By Charlotte Torgovitsky
Early in the rainy season is when many of our native plants come alive again – and what a wondrous thing that is!
By Charlotte Torgovitsky
The Rainy Season is Our Planting Season. Early in the rainy season is when many of our native plants come alive again – and what a wondrous thing that is! With no more than a tenth of an inch of measurable rainfall, the nascent buds on the dormant Golden Currant (Ribes aureum) start to swell and unfurl brand new leaves, and within a month the shrubs are full of little yellow flowers! Salvias that looked nearly dead to an untrained eye put on new growth – both leaf and root, and soon enough flowers will follow. As the days lengthen and warm up, the insects will come alive. Wildflower seeds that were dropped in late spring or summer are just waiting for a bit of rain to germinate; I love looking for these tiny plantlets and challenging myself to identify the species.
Gardeners come alive too and are ready to once again add more plants to their gardens. However, before you purchase plants, make sure your soil is prepped and you have the space for the mature size of the new plants. Whether you are creating a brand-new garden or making room for more plants in an established garden, the single most important thing you can do is to focus on building healthy soil.
Ribes aureum – Golden Currant Planted in part shade under a live oak so no irrigation or additional watering is necessary in summer.
Please Don’t Call It Dirt!
Soil is a living ecosystem populated by an interconnected web of life; dirt is the stuff you sweep out of your house to throw away.The soil food web includes creatures that are scavengers, decomposers, and predators, as well as many types of fungal growths. These living beings, many of which are microscopic, all work in harmony to improve soil texture and friability, increase water retention and heat absorption, and moderate the soil pH. A healthy soil food web provides a full spectrum of nutrients and trace elements, in the forms that are best used by plants and at the time they are most needed by the plants; it also helps plants fight certain pathogens. In nature, the food web is developed and maintained from the top down, with leaf and plant litter left in place to decompose naturally. Organic gardeners build healthy soil by mimicking nature, always feeding the soil from the top down, thereby avoiding too much disruption to the creatures of the soil. Organic gardeners recycle plant materials on site, either by mulching under and around all plantings, creating compost in managed piles, or creating brush piles. Organic gardeners will often use sheet-mulching when creating new planting areas to build healthy soil. Sheet-mulching is a method of composting in place; layers of organic material are used to smother existing unwanted plants (a lawn, non-native groundcovers, or just unwanted weeds). Those layers break down over time to create fertile soil. For brand new planting areas, it really pays to sheet mulch about a year ahead of planting, especially if you must rid your garden of certain non-native invasive weeds! Some people like to have a soil test done in a lab, but there are simple ways to test for your soil type. A percolation test just requires digging a hole, filling it with water, and timing how long that water takes to drain. A jar test is also easy and will help you determine if your soil is sandy, loamy, or more clayey. Complete instructions for these tests can be found in the “Watershed Approach to Landscaping” book, available on the Marin Municipal Water District website.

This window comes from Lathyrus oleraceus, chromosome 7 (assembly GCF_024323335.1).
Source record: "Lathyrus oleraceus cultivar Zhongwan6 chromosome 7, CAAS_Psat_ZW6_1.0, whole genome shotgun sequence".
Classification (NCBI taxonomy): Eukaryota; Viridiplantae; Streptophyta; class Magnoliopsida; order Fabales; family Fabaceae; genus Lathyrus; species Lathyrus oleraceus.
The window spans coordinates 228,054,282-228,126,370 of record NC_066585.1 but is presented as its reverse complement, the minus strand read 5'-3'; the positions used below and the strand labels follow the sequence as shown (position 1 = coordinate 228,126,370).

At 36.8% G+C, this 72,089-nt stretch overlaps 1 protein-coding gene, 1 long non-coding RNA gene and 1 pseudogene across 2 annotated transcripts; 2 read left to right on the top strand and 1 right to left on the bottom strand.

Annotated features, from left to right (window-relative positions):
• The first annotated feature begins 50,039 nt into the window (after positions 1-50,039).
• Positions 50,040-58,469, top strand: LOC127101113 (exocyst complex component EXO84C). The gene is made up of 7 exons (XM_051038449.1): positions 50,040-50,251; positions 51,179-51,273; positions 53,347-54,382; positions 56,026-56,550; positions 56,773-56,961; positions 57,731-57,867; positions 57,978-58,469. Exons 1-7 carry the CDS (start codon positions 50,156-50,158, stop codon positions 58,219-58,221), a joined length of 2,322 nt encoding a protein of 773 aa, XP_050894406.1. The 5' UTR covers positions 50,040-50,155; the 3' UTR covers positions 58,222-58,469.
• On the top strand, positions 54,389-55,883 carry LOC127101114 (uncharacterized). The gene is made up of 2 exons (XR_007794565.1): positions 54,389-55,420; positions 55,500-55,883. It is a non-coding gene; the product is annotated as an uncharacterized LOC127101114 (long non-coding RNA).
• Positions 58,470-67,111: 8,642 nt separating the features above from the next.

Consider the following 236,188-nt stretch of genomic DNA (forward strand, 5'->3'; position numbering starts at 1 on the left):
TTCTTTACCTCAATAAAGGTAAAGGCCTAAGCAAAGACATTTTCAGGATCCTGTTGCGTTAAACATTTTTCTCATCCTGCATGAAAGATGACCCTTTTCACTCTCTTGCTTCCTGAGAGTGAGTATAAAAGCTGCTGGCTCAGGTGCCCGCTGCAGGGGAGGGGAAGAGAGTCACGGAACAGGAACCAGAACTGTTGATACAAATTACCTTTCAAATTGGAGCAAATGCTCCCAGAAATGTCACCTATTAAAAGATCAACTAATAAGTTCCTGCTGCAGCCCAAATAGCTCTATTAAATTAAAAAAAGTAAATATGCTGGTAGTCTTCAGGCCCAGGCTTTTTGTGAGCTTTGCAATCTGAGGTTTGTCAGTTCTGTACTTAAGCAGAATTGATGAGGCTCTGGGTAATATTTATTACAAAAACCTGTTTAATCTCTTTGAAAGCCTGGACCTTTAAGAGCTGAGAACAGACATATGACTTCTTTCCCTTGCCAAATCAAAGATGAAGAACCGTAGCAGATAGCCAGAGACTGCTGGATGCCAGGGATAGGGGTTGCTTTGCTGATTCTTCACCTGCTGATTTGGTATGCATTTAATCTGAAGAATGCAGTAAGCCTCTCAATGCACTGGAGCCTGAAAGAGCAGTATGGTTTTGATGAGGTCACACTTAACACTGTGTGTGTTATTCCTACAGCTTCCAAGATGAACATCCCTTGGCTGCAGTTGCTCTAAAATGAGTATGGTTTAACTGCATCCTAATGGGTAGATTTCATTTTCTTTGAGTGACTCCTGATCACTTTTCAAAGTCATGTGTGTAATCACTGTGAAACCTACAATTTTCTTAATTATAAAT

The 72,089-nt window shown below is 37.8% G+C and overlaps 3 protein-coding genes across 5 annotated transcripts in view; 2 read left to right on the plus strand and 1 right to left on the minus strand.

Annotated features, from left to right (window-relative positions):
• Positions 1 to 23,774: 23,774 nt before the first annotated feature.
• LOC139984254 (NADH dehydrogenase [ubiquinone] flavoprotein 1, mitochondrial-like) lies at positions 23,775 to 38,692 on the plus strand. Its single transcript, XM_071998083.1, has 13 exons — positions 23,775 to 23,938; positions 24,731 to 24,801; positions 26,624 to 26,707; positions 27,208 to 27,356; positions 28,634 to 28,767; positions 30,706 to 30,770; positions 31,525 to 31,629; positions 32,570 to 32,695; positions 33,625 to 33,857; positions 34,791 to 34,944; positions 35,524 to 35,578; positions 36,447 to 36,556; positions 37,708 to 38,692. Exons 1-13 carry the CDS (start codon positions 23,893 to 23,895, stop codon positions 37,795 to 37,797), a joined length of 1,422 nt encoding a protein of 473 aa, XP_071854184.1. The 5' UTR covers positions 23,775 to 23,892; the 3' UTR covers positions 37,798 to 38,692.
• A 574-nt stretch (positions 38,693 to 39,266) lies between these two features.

All of these ‘soil conditions’ need the same remedy: compost, compost, compost! But remember that compost is an ephemeral thing; it gets ‘used up’ and needs to be replaced regularly. This occurs normally in nature, as each season a new layer of ‘duff’, leaf and plant litter, falls and remains in place to decompose naturally.
Slender Salamanders – Creatures of the Soil
When I’m working in my garden during the rainy season and happen to move a log or stone or even just rough up some compost or leaf litter, I will sometimes disturb the delicate little California slender salamanders (Batrachoseps attenuatus).
Slender salamanders are found along the California coast, where there are twenty different species, each with very restricted ranges. They are predators of even smaller creatures, and individual populations have a ‘home range’ that may not be much more than a foot or two in diameter. As the weather warms, and the soil starts to dry out, they move further down into the soil; and during the rainy season the migrate back up.
These salamanders are no more that two or three inches long, really slender, and with legs so tiny that one can easily think it’s an earthworm. They are motionless at first, so look closely, and perhaps you can even count the toes; slender salamanders have just four toes on the front legs, but five on their back legs. One can also tell the sexes apart; males have a blunt upper snout, but the lower jaw is pointed.
Salvia spathaceae, one during the rainy season and the other (exactly the same plants) during the dry dormant season. They are planted under the canopy of a live oak so no irrigation or additional watering with these plants. A bit more that 1/10 inch of rain to restore them.